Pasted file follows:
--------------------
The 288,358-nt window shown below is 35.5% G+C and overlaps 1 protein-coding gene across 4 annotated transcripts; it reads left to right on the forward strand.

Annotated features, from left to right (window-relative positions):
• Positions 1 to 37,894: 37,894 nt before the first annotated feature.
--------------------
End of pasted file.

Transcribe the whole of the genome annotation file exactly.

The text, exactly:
The 288,358-nt window shown below is 35.5% G+C and overlaps 1 protein-coding gene across 4 annotated transcripts; it reads left to right on the forward strand.

Annotated features, from left to right (window-relative positions):
• Positions 1 to 37,894: 37,894 nt before the first annotated feature.